Scuba Dive the Great Barrier Reef: The Best Way

Scuba Dive the Great Barrier Reef: The Best Way

  How many of you guys and gals reading this blog have got ‘scuba dive the Great Barrier Reef’ written on your bucket list? It was right at the top of mine, a piece of forlorn paper pinned to my bedroom mirror, getting older, sadder, and more neglected as the days ticked by. Fortunately, I had the perfect opportunity to slyly get myself up there, under the rouse of a birthday present for my boyfriend – probably the most self-indulgent present I will ever buy in my ENTIRE life. We’re based in Sydney, and we are both already divers, although that is definitely not a prerequisite of experiencing the underwater world of the Great Barrier Reef through the lenses of a scuba diving mask. As he was actually doing his training to get up to Dive Master (ooOOOOoooooh), we were frequent customers of Abyss Scuba Diving down here (side note: a great dive shop if you’re down this way – try their seal dive!). Abyss have a few connections with dive shops and companies up in Cairns, and after a few conversations, I decided that the best option was to dive the Great Barrier Reef with Deep Sea Divers Den. Deep Sea Divers Den offer a variety of Great Barrier Reef scuba diving and snorkeling tours, and they all depart from the seafront in Cairns. If you’re short of time, the day trip is all well and good, but if you’re making the effort to go all the way out there, then you should really book a bed on OceanQuest, their liveaboard ship. Types of Trip We opted for...
The Best Desserts in Sydney

The Best Desserts in Sydney

I’ve heard people say that Sydney doesn’t have a food culture. I’ve heard people say that the food is boring and dull, and stolen from a mixture of other international cuisines. Well, I call BS, especially when it comes to finding the best desserts in Sydney. I’m one of those people who are extremely difficult to please when it comes to food. I’m fussy, and I always have been. When living in Thailand, I hated the food – SHOCK! HORROR! I know, I know, most people love the cheap and cheerful food in Thailand, but I spent a majority of my time there eating one meal a day and feeling sick. The constant combo of rice/noodles and the same veg just wasn’t for me. So, coming to Sydney where the food was fresh and simple, where you can have whatever kind of meal you fancy was such a relief for me. Put your hands in the air if you praise the gods of food for the Australian obsession with avocado! I particularly love dessert, and I’ve taken it upon myself to try as many delicious and affordable desserts in Sydney, to compile a list of the best desserts in Sydney, so you don’t have to (it was all for research, I promise). Animal Choux Buns from Doux Amour, Rosebery.           $7.40 each. These were definitely my favourite, so deserve to be at number 1, and are crowned as the best dessert in Sydney. Just look at these little guys! The buns were crunchy on the outside, and filled with a delicious flavoured cream. The owners were...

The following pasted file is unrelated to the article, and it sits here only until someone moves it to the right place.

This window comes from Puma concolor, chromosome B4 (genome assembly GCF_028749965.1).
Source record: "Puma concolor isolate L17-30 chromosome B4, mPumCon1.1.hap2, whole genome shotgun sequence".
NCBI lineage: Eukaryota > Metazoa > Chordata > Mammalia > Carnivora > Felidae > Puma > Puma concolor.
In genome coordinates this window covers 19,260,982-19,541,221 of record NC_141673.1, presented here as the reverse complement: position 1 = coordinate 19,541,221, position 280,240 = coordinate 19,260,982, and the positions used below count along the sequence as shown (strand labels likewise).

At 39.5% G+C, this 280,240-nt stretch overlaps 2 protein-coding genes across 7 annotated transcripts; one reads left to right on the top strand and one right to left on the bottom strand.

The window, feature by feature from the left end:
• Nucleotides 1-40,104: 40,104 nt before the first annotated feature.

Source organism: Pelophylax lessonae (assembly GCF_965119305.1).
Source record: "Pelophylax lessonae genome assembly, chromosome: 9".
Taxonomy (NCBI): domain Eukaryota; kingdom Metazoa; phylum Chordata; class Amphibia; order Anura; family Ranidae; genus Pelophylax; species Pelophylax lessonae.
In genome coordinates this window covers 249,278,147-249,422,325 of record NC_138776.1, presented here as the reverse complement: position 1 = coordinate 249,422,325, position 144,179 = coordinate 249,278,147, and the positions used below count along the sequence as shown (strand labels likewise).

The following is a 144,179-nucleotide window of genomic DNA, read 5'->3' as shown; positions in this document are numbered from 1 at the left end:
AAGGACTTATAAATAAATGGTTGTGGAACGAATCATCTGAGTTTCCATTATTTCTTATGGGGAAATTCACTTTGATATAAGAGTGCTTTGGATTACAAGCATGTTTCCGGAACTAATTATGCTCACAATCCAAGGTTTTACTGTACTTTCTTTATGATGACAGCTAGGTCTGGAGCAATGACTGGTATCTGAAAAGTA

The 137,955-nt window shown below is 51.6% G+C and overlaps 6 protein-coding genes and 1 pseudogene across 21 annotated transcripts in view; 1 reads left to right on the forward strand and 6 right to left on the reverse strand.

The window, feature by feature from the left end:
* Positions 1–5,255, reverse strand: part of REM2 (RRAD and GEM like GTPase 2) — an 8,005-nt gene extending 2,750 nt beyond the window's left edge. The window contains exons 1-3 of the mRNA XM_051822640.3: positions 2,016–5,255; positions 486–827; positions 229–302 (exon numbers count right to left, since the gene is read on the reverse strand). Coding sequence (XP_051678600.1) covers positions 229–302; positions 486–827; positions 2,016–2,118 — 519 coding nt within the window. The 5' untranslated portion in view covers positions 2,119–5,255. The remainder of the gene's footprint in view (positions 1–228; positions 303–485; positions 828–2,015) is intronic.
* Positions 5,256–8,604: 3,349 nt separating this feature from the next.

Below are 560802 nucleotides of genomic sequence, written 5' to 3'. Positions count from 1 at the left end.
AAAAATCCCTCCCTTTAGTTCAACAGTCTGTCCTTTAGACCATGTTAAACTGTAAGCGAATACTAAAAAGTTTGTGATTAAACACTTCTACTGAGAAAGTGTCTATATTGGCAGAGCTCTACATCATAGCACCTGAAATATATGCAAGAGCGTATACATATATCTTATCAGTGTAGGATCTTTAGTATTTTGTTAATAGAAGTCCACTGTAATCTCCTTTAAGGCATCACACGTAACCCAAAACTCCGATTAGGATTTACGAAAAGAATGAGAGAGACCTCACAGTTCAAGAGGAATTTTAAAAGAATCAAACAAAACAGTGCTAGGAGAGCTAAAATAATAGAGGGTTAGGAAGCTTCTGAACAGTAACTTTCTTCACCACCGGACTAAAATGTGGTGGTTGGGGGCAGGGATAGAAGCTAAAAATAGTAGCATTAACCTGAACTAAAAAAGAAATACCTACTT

Things To Do in Cairns… Nothing!

Things To Do in Cairns… Nothing!

Cairns is a weird place. Coming from the cosmopolitan hustle and bustle of Sydney, the dusty, low-rise and laid back town of Cairns was a culture shock. We were in the area for 10 days after six months of working, so I was pretty desperate to fill my days with fun adventures. This set me on a quest to find things to do in Cairns, but the result was fairly disappointing. I’ve broken down our trip into opinionated bite-sized chunks, to make it easier for you to navigate my emotions. We spent our first day wandering around the ‘CBD’, and we couldn’t help but notice there didn’t seem to be many people. I’d always heard that Cairns was really popular with backpackers, but there was nothing there except a few touristy and overpriced shops, and loads of bars. We were well and truly stumped on what to do in Cairns, and we managed to kill time that first day by frequenting as many dive shops as possible, before heading down to the seafront for a nice meal that night… but where was the beach?! Things To Do in Cairns: Food I’ve come to the conclusion that I’ve been spoilt by Sydney. Everybody bangs on about how it’s overpriced and there’s ‘no food culture’. Well, having now got a comparison, I call bulls**t. The ‘nice’ meal that we went out for was decidedly average, and cost as just as much as it would have done in Sydney for a much nicer meal. You’ll have great service throughout Cairns, as we did in every place we ate, but it’s such a shame that these...
Pai Secret Hot Springs: How to Find Them

Pai Secret Hot Springs: How to Find Them